History – Udaipur is named after Udai Singh who founded the present city in 1572.Chittorgarh had fallen to the Mughals The ‘glass’ temple, as the Shitalanatha Mandir is usually called, is very attractive, we can find a library and two big rooms for Jaina ascetics here. This temple is situated near the clock tower at the heart of the city. On the opposite side of the same street, called Bada Bazar, a short distance from here, we can find many Jain temples. Located near Bandor House in an avenue deviating from the Clock Tower to the South, there is an old Digambara Adinatha temple which has an exact replica of Sammeta Shikhara carved in marble.
Behind the Chetak theatre in the vicinity of Chetak Circle, a major landmark of Udaipur, we can find a big Swethambara temple named Sethi ki Badi Mandir the front wall of which is adorned with murals typical of this city. Another Jaina temple worth visiting is known by the name of Chougan ka Mandir, situated on the road from Chetak Circle to Swaroop Lake. The special attraction of this temple is the marble statue of a seated Jina which is worshipped as the first Tirthankara of the next time cycle. There are two more temples within the same compound, dedicated to Shantinatha and Mahavira respectively, as well as a secondary school, a club, a,Jaina bhojan-shala and the Shri Vijaya Shanti Shiksa Bhavan.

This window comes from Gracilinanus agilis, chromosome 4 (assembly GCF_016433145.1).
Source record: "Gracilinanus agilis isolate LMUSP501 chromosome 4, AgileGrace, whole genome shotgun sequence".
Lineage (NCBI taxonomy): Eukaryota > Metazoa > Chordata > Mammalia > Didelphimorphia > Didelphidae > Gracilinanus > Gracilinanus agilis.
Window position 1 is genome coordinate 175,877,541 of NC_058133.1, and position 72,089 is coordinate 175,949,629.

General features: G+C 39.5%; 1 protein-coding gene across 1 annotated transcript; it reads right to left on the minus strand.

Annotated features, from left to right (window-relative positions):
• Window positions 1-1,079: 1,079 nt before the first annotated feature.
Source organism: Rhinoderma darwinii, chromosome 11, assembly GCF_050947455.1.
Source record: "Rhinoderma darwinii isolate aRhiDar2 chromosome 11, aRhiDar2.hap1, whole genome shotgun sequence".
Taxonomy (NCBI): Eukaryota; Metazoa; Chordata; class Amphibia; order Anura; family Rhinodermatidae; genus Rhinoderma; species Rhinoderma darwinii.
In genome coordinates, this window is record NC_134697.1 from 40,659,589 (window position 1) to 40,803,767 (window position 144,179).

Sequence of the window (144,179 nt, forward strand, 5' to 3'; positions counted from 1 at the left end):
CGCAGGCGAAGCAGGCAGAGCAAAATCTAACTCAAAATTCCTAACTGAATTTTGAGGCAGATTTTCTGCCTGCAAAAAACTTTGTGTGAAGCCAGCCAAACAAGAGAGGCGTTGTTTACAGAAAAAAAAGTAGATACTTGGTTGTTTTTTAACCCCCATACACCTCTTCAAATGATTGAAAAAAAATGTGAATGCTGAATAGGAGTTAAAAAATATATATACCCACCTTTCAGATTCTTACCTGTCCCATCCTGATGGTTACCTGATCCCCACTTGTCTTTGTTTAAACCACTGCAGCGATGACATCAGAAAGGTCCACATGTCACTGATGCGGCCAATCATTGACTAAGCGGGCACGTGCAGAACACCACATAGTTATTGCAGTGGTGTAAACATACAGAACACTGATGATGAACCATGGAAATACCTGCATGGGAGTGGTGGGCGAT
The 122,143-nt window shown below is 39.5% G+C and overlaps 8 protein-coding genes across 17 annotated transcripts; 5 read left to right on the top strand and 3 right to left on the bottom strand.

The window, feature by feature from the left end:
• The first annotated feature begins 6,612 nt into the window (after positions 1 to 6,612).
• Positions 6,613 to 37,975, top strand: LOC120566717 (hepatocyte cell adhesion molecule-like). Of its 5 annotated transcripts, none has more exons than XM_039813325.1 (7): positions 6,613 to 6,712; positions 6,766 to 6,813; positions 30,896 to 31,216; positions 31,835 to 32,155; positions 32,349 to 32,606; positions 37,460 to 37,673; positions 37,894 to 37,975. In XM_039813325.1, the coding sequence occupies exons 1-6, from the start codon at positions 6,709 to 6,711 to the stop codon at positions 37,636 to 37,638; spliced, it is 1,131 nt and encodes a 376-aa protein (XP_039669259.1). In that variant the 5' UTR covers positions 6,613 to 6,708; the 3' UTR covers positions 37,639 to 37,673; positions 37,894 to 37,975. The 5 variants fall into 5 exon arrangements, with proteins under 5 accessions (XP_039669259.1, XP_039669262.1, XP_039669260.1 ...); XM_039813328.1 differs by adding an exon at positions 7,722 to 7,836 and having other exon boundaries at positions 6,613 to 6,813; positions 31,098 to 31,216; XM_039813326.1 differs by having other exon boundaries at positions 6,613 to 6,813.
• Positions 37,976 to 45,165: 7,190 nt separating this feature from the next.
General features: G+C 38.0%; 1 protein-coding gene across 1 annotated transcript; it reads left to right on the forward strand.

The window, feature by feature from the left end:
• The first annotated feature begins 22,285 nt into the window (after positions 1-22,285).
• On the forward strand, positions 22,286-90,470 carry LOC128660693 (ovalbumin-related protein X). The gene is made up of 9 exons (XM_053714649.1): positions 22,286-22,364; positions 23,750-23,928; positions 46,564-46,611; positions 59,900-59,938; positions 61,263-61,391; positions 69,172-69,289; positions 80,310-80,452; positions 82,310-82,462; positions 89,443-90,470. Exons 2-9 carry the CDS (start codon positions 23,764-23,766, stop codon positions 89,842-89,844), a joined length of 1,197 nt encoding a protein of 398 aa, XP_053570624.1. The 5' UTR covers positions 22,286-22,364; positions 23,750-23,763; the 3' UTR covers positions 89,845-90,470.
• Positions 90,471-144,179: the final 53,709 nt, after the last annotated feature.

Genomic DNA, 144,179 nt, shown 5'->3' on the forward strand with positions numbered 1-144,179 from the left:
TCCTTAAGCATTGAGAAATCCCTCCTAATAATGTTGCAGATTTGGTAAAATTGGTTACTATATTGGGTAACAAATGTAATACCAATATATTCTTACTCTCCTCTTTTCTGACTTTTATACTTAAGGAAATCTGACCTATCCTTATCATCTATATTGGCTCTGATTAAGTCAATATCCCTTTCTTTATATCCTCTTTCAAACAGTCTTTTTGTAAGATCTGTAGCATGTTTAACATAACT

On the pinnacled temple of Bhagawan Chanda Parshwanatha, there is an inscription, of the year 1325 of the Vikram era. This ancient temple was renovated by Rugnathsinh in the year 1982 of the Vikram era. Glazed tiles on the walls and the painting of clay on the ceiling are attractive. This idol of Parshwanatha in Udaipur is also called the Udiyakar Parshvanath. There are as many as forty temples here.
How to Reach – The temple is situated in the palace road of Udaipur city. Bus service and private vehicles are available. It is a major city of Rajasthan for pilgrims and tourists. Boarding and lodging facilities are avaialbe here.
Main Deity – Nearly 84 cms high, white-coloured idol of Bhagawan Chanda Parshvanath without a hood and in the Padmasana posture.
Udaipur – City Palace Museum
Jain idols exhibited at the City Palace Museum, Udaipur, Rajasthan, India.
Photos by – Nitin H.P., Bengaluru (HPN@JHC).